Minnows, Darters, Sturgeon

By Albert Goldbarth

That there’s a fun in funeral
is goofus etymology, but a sensible reminder
of the secret life in everything… how inside dear
is deer and, inside that,
the Sanskrit: “falls to dust and perishes.”
If we could hold a word
against our ear, like a shell,
we’d hear its sea— churning in its belly,
the size of blood in a mosquito.

The way inside us is
the genome’s part of its ongoing
conversation with the universe.
The way the ageless story of the seed is still
inside the Nile reed; and the song
of the reed, inside the sheet of papyrus
— under the tallies of sweet downriver wheat
and chariot wheels and waxy cones of floral perfume:
another language.

The ho’s, the speeders, and the married slappers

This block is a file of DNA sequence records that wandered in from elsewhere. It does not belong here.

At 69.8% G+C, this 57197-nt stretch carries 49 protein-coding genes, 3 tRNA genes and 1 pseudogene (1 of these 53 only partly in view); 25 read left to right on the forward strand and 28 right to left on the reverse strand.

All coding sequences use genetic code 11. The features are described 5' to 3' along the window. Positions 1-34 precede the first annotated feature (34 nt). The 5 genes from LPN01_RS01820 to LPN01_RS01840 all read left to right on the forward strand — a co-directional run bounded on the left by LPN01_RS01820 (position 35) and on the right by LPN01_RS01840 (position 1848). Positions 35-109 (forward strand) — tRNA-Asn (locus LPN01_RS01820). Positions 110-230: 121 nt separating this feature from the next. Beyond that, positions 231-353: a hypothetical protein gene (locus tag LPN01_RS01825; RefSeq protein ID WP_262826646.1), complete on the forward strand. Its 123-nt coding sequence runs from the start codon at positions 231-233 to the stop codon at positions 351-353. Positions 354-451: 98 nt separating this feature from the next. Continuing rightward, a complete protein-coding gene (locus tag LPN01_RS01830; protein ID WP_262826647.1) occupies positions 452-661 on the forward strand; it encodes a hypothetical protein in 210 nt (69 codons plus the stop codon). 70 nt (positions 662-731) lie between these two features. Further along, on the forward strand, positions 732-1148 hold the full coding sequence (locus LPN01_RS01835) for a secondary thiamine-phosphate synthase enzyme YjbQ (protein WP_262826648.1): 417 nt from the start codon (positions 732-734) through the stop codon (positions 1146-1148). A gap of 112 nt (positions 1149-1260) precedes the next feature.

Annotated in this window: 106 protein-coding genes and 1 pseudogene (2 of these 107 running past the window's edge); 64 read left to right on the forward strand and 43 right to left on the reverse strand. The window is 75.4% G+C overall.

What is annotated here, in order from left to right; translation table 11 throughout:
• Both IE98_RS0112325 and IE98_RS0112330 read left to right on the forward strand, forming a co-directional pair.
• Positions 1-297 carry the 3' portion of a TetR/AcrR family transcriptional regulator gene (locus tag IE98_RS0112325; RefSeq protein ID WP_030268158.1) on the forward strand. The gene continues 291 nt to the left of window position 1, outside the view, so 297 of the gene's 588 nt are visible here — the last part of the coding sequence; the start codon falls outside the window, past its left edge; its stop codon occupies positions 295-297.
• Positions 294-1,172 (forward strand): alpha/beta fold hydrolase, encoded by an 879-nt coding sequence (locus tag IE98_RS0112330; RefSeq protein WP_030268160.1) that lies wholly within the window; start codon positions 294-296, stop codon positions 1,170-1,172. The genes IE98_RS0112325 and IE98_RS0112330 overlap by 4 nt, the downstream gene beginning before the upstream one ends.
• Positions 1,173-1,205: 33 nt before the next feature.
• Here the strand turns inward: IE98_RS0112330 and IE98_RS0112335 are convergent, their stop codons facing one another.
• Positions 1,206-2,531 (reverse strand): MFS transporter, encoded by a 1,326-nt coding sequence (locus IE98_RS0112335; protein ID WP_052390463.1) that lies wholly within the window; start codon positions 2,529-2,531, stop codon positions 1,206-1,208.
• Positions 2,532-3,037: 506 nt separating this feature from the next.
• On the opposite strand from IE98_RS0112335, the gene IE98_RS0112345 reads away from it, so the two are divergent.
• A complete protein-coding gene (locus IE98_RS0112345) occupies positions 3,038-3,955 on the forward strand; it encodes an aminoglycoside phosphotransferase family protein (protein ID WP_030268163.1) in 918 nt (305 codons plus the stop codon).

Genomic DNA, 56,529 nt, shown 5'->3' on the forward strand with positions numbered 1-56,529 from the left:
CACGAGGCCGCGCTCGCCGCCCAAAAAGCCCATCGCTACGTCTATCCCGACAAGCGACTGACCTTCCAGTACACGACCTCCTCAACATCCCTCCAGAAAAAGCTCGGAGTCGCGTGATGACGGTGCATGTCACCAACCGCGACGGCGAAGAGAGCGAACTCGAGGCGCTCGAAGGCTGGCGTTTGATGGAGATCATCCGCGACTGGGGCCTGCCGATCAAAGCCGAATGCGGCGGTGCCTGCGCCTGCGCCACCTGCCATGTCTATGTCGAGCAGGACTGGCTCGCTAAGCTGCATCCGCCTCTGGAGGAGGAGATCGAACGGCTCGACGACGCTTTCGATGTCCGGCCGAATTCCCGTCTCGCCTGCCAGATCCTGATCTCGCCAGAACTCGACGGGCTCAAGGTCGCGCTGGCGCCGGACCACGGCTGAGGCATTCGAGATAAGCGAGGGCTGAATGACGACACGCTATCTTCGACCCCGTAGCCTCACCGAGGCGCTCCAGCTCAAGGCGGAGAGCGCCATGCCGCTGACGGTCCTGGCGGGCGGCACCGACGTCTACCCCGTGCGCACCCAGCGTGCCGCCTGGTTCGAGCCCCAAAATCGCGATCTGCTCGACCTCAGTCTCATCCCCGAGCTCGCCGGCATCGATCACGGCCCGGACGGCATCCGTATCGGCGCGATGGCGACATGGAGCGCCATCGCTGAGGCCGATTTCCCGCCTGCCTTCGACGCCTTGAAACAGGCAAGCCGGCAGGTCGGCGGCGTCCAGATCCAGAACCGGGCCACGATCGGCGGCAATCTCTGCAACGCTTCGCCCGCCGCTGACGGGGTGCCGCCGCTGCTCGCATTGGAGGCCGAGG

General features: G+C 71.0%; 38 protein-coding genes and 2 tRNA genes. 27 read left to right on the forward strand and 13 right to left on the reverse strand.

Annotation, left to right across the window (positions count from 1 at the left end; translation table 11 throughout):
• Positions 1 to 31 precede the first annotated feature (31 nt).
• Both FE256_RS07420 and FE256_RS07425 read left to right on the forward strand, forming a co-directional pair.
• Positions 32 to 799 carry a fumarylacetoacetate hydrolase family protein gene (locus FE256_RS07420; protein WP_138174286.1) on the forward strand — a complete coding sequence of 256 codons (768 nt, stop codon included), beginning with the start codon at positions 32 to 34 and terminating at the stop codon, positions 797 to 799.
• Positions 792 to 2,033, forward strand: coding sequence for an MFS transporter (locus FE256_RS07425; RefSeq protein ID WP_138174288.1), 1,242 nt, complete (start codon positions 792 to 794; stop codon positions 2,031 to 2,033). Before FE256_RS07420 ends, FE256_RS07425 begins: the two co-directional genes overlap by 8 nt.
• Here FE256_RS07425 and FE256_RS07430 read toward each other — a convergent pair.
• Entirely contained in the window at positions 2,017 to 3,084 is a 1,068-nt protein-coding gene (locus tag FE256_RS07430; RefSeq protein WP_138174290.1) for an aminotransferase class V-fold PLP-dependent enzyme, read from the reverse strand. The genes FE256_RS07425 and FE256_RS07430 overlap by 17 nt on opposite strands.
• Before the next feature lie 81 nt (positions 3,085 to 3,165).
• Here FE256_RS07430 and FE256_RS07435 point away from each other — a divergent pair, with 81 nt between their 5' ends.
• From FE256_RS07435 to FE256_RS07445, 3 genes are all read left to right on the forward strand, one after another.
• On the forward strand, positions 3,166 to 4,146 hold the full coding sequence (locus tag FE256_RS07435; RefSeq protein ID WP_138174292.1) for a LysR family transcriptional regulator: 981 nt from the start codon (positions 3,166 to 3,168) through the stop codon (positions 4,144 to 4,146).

never stop, they pile up like autumn leaves,
but under the scurf of the forest preserve
the “cold case” is muttering patiently, and waiting
the creation of technology that will finally point
a revelatory finger. Forgetting is only remembering

thinned with foreign particles.
If the Neolithic village is ever excavated
out of its silencing earth, the wind
will still know the notes. One night
the woman lightly places her fingertips
one the head of the man asleep beside her:
somewhere hundreds of brain-equivalent miles down
inside him is a database
of fossils of earlier women. Later,

his turn: with his ear against her back,
between the shoulders: there, the whole script
of an alternate reality is being recited (someone
plays his part) in a drama
compounded of glial cells and electrical links.
Today I heard the radio interview
of someone who studies the sounds fish make;
her special focus is minnows, darters, sturgeon.
They’re noisy, it turns out, when you have
the proper equipment… thundering booms
and drawn-out kiss-squeak figure prominently
in these fierce displays of territoriality
and sexual welcome underneath
the still and quiet surface.

Con Corona, Mexico. Flor Garduno

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